The Evolution of Bruno Littlemore – cut short

Lured by the cover and the possibility of another tale personifying an animal, I started The Evolution of Bruno Littlemore.  As I read through Benjamin Hale’s Dickensonian beginning chapters, I admired the intellectual tone of the chimpanzee who was dictating his memoir.

Bruno Littlemore, a chimpanzee chosen from the local zoo for his potential intelligence, and the subject of scientists trying to study and teach language and communication, recalls his life in first person – from savage chimp to man-like existence to murderer.  As he recounts his experiences, Bruno takes on more and more human characteristics and it’s easy to forget he is not human.

I was lulled into the philosophical observations of a chimp, who sometimes observed more than his observers.  His relationship with Lydia Littlemore, the university primatologist who nurtures his passion for painting, and finally removes him from the lab to her home, seemed to echo other stories of animal study.  Bruno’s voice was erudite, but not stuffy; his story was absurd but very readable.

Then it happened  – and I had to stop reading.  Could a chimp rape its caregiver?  Where was this story going?  Did I really want to know?  I went to the reviews for help.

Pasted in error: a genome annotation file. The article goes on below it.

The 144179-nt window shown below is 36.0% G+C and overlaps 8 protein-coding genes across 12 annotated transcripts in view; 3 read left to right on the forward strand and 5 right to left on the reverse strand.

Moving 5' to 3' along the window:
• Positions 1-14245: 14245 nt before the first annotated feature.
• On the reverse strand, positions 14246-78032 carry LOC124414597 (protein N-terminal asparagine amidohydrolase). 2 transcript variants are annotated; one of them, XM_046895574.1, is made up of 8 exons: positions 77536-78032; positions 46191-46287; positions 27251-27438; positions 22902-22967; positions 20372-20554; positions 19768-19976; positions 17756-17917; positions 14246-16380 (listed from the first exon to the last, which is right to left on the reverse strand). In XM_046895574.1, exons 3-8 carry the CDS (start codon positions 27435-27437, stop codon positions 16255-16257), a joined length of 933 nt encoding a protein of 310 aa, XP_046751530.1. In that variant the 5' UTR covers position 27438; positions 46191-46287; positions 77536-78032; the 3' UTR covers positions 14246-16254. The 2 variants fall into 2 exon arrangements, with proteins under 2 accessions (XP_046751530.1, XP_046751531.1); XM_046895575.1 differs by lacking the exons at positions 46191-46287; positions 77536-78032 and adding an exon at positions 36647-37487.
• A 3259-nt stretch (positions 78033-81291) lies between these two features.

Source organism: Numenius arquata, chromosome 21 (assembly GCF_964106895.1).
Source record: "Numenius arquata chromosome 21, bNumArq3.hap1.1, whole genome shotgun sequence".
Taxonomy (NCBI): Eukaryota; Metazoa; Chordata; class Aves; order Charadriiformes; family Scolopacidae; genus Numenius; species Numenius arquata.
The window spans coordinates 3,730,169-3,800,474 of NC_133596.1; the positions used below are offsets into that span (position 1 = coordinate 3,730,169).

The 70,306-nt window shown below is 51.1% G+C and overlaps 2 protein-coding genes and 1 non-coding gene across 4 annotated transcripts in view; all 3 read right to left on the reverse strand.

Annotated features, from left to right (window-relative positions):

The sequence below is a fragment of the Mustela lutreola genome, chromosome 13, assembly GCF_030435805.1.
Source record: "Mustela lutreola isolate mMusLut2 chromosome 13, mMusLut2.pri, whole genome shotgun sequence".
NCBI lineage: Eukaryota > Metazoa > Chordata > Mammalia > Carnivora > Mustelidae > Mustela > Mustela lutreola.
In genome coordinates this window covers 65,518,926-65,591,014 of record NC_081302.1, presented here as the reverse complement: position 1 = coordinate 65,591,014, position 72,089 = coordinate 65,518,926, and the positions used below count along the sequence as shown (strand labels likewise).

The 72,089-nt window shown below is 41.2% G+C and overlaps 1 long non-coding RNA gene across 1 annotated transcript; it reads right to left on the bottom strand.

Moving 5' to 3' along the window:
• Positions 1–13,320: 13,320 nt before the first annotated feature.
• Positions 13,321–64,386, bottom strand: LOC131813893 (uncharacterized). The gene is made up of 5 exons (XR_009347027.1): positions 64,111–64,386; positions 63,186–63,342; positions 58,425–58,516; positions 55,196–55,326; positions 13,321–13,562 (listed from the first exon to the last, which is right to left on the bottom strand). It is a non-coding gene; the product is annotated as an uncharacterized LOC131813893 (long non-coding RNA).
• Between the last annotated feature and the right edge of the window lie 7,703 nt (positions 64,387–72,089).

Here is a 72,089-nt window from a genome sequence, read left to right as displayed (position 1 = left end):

The New York Times review spoke of the allusions and audacity of Hale’s book – with references to Lolita and forbidden erotica.   Another reviewer refers to Bruno Littlemore’s Lineage, referencing John Collier’s The Monkey Wife,  a 1931 comic spoof that has the monkey smarter than her human husband.

Finally, the LA Times included the spoiler I was seeking and filled me in on what was to come.  I did not go back to the book.

I did skip to the last chapter to see who he murdered; it was not Lydia.   And the message was clear – sometimes it’s hard to distinguish the animals from the humans.

Body and Soul

Although I’ve forgotten most of the story, but remember it was among my favorite reads – Frank Conroy’s Body and Soul.

Conroy led the prestigious Writer’s Workshop at the University of Iowa and wrote his only novel about a poor boy who grows up to be a famous pianist and composer.  I’d read it again.

Today, I came across a review in the New York Times that mentions Conroy as mentor to an obscure writer, Tom Grimes, author of Mentor: A Memoir.

Columnist Dwight Garner cautions…

“Don’t give this forthright and bewildered book to the would-be writer in your life. It

might make him or her climb a tall tree and leap from it.”

Grimes could be a failed author with talent recognized only by Conroy and lost in the mires of publishing house editors –  or more likely just someone trying to capitalize on  Conroy’s name and talent.  The memoir seems to be more about poor Grimes than brilliant Conroy, who died in 2005.

After checking out Grimes’ novels –  Amazon lets you “look inside” – I’ll probably go back to read Body and Soul again instead.